WSU Extension

Hortsense

Common Insects, Mites & Vertebrates
 
Aphids 
Asian lady beetle 
Bark beetles 
Brown marmorated stink bug 
Brown soft scale 
California gallfly 
Conifer aphids 
Cottony camellia scale 
Cutworms and loopers 
Deer damage 
Earwigs 
Eriophyid mites 
Exotic longhorned beetles 
Fall webworm 
Inchworms 
Leafhoppers 
Leafminers 
Leafrollers 
Lecanium scale 
Oystershell scale 
Pamphilid sawflies 
Pear slug 
Root weevils 
Sapsucker damage 
Shothole borer 
Skeletonizers 
Slugs 
Sowbugs, pillbugs, and millipedes 
Spider mites 
Spotted wing Drosophila (SWD) 
Tent caterpillars 
Voles 



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Caption: Pear slug and damage
Photo by: R.D. Akre
  
Common Insects, Mites & Vertebrates : Pear slug
(revision date: 4/30/2013)


Biology
These bizarre creatures are not really slugs. They are the larval form of a sawfly, a primitive group of wasps. They typically skeletonize the leaves of such trees as pear, cherry, hawthorn, plum, and mountain ash. Pear slugs are typically 1/4" to 1/2" long and tadpole-shaped. The adult sawfly is a small, dark, wasp-like insect about 1/4" long. Each time pear slugs molt, they secrete a moist body covering that darkens with time. Prior to each molt, they appear black. Immediately after molting, however, they appear olive green. The pear slug typically has two generations per season and can be found on trees from mid- to late spring and again in late summer. The second brood usually is the most devastating and often requires attention.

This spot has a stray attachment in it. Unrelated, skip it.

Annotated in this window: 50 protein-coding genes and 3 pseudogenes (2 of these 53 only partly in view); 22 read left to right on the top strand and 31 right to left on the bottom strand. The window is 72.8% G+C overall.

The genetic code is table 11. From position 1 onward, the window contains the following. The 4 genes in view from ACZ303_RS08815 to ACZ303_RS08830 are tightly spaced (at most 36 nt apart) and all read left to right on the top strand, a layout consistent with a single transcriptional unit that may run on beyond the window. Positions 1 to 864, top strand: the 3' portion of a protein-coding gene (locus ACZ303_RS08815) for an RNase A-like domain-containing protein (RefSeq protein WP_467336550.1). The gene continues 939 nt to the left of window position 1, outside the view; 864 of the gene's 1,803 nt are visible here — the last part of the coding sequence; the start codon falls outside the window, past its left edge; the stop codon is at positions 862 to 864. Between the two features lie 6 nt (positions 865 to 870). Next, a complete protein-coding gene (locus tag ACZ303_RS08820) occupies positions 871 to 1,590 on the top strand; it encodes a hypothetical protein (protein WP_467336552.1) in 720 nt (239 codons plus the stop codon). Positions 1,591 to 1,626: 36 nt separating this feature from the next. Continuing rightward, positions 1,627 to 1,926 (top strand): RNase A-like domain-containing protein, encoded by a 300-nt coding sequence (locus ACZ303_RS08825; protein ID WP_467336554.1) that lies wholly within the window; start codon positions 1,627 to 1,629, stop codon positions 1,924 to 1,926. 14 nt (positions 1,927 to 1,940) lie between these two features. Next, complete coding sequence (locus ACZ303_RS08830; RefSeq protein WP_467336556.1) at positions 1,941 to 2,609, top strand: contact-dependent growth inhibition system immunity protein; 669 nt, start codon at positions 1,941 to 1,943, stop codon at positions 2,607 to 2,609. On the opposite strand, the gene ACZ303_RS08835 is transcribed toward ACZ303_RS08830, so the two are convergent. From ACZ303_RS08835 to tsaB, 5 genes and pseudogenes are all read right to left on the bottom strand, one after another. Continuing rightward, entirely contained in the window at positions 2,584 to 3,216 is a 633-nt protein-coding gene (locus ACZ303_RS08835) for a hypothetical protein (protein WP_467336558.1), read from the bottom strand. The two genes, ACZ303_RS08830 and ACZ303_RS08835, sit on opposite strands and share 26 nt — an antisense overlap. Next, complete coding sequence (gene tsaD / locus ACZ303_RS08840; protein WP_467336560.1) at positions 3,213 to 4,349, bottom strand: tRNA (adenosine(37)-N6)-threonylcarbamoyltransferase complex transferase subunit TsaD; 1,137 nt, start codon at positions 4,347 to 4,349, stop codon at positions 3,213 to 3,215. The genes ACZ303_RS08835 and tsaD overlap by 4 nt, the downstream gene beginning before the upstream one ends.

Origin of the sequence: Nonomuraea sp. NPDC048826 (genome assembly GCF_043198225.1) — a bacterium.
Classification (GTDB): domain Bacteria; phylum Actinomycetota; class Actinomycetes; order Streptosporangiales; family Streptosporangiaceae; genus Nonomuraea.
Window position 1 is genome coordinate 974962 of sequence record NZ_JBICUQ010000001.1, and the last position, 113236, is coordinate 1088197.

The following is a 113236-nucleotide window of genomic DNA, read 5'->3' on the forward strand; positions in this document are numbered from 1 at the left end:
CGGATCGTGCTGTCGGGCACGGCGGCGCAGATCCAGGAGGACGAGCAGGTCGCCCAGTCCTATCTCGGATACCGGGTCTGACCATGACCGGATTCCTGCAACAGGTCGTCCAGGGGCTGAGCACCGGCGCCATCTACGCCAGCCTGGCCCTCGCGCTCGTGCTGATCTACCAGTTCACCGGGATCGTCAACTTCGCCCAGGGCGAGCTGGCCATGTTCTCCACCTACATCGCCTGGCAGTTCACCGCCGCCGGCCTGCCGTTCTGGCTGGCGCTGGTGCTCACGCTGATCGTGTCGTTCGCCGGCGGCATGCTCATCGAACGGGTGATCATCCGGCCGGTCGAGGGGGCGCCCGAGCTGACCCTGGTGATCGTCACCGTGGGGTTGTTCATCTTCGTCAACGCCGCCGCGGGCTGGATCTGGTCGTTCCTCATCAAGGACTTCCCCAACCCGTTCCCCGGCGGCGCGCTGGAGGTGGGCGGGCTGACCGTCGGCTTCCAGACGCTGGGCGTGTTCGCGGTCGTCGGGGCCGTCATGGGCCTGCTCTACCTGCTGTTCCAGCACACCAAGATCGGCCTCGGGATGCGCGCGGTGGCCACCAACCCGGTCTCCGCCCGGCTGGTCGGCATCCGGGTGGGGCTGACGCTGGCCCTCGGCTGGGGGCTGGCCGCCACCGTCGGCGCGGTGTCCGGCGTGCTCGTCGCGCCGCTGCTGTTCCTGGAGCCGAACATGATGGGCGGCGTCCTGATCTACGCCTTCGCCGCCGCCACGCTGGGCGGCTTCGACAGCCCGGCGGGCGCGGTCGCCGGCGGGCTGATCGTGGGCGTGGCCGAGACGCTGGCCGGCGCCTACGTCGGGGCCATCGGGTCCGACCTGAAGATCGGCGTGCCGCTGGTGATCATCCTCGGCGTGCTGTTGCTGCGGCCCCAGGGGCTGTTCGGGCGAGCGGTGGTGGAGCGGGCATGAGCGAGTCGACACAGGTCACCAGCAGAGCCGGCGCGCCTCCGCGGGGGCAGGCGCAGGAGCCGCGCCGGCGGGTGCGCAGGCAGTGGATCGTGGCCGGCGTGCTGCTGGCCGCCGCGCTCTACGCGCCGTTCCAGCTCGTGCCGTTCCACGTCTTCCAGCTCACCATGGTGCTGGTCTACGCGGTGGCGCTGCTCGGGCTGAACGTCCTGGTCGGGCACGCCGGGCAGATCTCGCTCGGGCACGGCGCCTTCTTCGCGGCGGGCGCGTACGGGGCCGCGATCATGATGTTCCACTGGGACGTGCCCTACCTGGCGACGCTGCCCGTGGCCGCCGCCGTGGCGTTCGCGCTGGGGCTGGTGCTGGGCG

Management Options

Non-Chemical Management
  • Hand-pick and destroy individual pear slugs.
  • Wash pear slugs off foliage with a strong stream of water.
Select non-chemical management options as your first choice!

Chemical Management

Insecticide applications may be effective. However, the insecticide applied must be labeled for the host plant. Refer to the fact sheet on pear slug for that host.

Images

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Caption: Pear slug and damage
Photo by: R.D. Akre